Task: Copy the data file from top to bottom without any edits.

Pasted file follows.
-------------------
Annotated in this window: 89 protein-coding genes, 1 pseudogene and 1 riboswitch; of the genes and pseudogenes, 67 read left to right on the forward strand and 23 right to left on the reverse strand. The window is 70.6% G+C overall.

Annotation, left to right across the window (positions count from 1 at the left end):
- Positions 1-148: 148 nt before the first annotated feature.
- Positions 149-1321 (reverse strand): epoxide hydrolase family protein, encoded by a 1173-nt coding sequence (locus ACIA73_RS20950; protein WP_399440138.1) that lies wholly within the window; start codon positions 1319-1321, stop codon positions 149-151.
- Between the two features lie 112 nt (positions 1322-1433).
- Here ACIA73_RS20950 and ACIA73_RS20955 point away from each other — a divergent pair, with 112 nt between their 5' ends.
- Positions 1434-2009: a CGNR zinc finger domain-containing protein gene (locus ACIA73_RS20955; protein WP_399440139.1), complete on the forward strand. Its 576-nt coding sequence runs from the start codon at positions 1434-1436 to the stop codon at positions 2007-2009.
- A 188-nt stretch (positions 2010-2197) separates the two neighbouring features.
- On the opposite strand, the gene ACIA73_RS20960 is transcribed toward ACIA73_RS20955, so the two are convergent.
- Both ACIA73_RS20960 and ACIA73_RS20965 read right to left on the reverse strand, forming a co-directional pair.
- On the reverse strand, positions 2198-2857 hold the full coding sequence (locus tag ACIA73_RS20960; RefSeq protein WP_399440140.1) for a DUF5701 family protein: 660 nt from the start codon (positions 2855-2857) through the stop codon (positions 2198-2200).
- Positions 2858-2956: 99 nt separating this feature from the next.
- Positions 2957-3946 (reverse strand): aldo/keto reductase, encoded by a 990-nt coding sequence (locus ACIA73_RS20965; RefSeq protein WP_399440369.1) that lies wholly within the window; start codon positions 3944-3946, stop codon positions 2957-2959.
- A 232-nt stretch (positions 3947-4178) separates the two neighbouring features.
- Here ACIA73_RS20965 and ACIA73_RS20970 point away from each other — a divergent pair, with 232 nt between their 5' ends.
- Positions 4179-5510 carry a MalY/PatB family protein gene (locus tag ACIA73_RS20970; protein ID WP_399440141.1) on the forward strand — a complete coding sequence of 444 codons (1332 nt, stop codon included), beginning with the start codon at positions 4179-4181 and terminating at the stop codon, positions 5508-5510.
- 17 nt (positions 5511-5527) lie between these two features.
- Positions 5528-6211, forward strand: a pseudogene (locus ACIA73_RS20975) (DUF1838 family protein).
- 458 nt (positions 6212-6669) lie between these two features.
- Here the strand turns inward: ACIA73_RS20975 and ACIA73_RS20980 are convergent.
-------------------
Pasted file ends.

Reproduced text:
Annotated in this window: 89 protein-coding genes, 1 pseudogene and 1 riboswitch; of the genes and pseudogenes, 67 read left to right on the forward strand and 23 right to left on the reverse strand. The window is 70.6% G+C overall.

Annotation, left to right across the window (positions count from 1 at the left end):
- Positions 1-148: 148 nt before the first annotated feature.
- Positions 149-1321 (reverse strand): epoxide hydrolase family protein, encoded by a 1173-nt coding sequence (locus ACIA73_RS20950; protein WP_399440138.1) that lies wholly within the window; start codon positions 1319-1321, stop codon positions 149-151.
- Between the two features lie 112 nt (positions 1322-1433).
- Here ACIA73_RS20950 and ACIA73_RS20955 point away from each other — a divergent pair, with 112 nt between their 5' ends.
- Positions 1434-2009: a CGNR zinc finger domain-containing protein gene (locus ACIA73_RS20955; protein WP_399440139.1), complete on the forward strand. Its 576-nt coding sequence runs from the start codon at positions 1434-1436 to the stop codon at positions 2007-2009.
- A 188-nt stretch (positions 2010-2197) separates the two neighbouring features.
- On the opposite strand, the gene ACIA73_RS20960 is transcribed toward ACIA73_RS20955, so the two are convergent.
- Both ACIA73_RS20960 and ACIA73_RS20965 read right to left on the reverse strand, forming a co-directional pair.
- On the reverse strand, positions 2198-2857 hold the full coding sequence (locus tag ACIA73_RS20960; RefSeq protein WP_399440140.1) for a DUF5701 family protein: 660 nt from the start codon (positions 2855-2857) through the stop codon (positions 2198-2200).
- Positions 2858-2956: 99 nt separating this feature from the next.
- Positions 2957-3946 (reverse strand): aldo/keto reductase, encoded by a 990-nt coding sequence (locus ACIA73_RS20965; RefSeq protein WP_399440369.1) that lies wholly within the window; start codon positions 3944-3946, stop codon positions 2957-2959.
- A 232-nt stretch (positions 3947-4178) separates the two neighbouring features.
- Here ACIA73_RS20965 and ACIA73_RS20970 point away from each other — a divergent pair, with 232 nt between their 5' ends.
- Positions 4179-5510 carry a MalY/PatB family protein gene (locus tag ACIA73_RS20970; protein ID WP_399440141.1) on the forward strand — a complete coding sequence of 444 codons (1332 nt, stop codon included), beginning with the start codon at positions 4179-4181 and terminating at the stop codon, positions 5508-5510.
- 17 nt (positions 5511-5527) lie between these two features.
- Positions 5528-6211, forward strand: a pseudogene (locus ACIA73_RS20975) (DUF1838 family protein).
- 458 nt (positions 6212-6669) lie between these two features.
- Here the strand turns inward: ACIA73_RS20975 and ACIA73_RS20980 are convergent.